An independent Union is certainly vital, but at this point in time there is absolutely nothing whatsoever that obliges elected executives to act ethically or to change the status quo. Even if Reform do invite the QEC or AEC to run elections, for example, any future Union could very easily reverse the decision unless the University is willing lay down the law.
In a warning of troubles ahead, as well as a parting shot at the incoming Reform executive, Watt points out that “Labor left and Labor right have come together out of necessity. They’ve had to listen to the right in the leadership because they’re relatively more representative than perhaps some of the more enthusiastic, ideological people you find in the left. I think cracks have already started to form and I don’t think it’s good for government, I don’t think it’s good for the Student Union, and I think we’ll see some real challenges there”.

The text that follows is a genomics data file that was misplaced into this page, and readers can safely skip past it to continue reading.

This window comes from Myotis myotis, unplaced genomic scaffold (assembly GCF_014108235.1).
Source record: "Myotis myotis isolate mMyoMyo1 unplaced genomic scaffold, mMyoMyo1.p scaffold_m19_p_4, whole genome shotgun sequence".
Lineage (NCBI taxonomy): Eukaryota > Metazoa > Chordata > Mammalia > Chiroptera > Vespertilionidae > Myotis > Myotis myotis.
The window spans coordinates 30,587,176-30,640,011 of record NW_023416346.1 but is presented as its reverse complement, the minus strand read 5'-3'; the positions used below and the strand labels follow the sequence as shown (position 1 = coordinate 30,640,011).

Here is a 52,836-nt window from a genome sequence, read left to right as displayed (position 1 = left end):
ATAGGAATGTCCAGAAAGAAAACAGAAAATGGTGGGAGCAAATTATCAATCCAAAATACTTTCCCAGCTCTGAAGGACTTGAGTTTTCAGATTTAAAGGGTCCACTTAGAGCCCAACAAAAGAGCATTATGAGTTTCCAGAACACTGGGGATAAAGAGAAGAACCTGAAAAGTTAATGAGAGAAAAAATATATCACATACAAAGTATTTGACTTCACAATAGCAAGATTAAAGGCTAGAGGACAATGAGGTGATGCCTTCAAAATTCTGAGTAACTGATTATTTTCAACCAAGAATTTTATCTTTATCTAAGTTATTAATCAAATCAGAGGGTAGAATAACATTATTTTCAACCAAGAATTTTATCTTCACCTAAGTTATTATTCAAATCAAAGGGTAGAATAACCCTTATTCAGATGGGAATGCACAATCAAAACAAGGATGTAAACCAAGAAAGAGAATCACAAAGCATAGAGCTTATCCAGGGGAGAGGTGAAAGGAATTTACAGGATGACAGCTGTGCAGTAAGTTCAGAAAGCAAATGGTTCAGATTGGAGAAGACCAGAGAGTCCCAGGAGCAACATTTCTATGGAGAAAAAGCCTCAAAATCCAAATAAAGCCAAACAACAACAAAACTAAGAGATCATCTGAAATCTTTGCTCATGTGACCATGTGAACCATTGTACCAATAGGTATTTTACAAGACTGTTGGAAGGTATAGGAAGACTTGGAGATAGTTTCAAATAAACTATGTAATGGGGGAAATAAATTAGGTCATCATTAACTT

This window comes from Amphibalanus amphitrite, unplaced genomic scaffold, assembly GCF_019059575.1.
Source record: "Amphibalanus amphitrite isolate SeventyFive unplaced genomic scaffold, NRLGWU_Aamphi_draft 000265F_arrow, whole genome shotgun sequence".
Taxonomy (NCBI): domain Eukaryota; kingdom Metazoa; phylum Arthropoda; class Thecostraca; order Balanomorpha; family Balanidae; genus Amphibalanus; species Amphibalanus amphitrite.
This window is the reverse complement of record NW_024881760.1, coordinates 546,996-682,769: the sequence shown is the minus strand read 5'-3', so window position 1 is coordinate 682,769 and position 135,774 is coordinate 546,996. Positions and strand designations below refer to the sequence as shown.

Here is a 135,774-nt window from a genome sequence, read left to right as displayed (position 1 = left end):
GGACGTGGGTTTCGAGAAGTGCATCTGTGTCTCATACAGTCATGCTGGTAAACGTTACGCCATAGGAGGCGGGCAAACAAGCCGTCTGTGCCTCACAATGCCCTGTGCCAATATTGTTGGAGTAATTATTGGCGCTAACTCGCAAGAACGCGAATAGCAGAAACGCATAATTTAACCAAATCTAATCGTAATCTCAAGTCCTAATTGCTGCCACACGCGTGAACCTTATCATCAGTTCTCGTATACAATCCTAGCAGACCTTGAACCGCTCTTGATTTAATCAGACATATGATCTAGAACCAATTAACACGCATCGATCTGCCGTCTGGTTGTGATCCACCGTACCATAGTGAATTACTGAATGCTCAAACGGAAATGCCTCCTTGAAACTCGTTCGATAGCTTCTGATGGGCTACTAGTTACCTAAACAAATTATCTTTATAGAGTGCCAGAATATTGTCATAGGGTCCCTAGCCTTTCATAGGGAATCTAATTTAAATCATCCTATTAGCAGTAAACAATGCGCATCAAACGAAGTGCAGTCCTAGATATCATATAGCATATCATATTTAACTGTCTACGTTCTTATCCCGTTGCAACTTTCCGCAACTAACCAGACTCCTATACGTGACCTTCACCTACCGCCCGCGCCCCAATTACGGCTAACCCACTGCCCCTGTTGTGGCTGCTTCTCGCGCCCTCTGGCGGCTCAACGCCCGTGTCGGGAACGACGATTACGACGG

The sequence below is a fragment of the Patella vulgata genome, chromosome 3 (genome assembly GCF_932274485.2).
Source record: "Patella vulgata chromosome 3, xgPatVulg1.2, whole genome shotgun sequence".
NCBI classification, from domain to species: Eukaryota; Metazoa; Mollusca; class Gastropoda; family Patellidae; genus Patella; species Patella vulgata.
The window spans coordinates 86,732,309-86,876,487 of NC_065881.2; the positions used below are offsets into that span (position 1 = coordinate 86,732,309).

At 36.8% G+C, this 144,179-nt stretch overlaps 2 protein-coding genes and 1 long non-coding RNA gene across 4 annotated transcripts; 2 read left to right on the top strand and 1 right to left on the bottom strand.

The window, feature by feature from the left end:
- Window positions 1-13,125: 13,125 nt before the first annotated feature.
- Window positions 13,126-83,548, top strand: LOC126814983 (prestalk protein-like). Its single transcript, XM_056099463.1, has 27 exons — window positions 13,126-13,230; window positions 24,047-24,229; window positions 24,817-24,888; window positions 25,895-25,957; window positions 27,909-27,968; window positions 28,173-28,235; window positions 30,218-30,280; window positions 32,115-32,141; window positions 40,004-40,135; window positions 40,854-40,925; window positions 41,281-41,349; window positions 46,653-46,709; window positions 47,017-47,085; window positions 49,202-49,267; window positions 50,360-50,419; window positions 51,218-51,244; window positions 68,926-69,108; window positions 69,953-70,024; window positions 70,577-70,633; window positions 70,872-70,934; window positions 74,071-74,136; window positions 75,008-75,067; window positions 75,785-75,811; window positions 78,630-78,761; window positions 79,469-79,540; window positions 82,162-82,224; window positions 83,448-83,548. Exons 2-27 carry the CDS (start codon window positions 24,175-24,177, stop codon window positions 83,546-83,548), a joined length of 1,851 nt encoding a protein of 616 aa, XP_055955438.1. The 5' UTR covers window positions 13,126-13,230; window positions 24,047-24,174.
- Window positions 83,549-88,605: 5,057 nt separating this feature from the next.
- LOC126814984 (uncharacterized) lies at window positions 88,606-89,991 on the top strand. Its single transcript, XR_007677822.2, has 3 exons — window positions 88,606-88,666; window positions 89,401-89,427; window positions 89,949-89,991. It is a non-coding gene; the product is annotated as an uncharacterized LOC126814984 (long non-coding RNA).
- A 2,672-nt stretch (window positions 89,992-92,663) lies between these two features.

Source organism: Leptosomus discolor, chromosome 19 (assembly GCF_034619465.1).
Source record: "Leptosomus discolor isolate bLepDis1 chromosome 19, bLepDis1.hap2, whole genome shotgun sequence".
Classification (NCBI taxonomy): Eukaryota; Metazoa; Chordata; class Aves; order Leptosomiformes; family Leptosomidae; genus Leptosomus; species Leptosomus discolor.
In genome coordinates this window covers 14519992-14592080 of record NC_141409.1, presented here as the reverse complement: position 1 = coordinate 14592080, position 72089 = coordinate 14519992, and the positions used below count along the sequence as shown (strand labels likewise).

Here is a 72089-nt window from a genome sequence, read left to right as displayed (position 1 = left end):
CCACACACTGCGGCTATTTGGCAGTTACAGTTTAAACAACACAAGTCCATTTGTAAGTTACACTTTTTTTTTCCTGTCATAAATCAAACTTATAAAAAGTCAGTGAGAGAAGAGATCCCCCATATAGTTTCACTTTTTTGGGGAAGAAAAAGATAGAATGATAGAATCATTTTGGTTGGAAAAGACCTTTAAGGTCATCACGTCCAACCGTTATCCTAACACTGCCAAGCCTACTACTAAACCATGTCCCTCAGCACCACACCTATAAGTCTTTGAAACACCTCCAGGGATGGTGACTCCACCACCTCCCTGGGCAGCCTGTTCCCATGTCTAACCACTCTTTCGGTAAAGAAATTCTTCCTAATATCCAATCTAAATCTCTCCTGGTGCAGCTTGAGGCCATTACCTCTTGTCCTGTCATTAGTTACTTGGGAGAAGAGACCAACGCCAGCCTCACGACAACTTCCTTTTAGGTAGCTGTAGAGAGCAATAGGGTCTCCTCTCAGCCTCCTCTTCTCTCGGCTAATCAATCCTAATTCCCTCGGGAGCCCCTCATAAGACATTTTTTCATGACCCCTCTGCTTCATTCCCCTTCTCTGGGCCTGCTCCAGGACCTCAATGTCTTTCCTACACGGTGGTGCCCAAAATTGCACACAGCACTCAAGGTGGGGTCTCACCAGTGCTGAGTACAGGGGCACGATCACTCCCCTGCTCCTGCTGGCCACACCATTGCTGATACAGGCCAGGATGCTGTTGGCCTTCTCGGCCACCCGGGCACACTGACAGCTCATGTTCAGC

A wise man once said that “a lack of transparency results in distrust and a deep sense of insecurity”. Until radical changes are made, distrust and insecurity of the University of Queensland and its Student Union will pervade throughout the community. Democracy may appear to have prevailed in this year’s elections, but the real work is yet to be done, and these important institutions must continue to be held to account.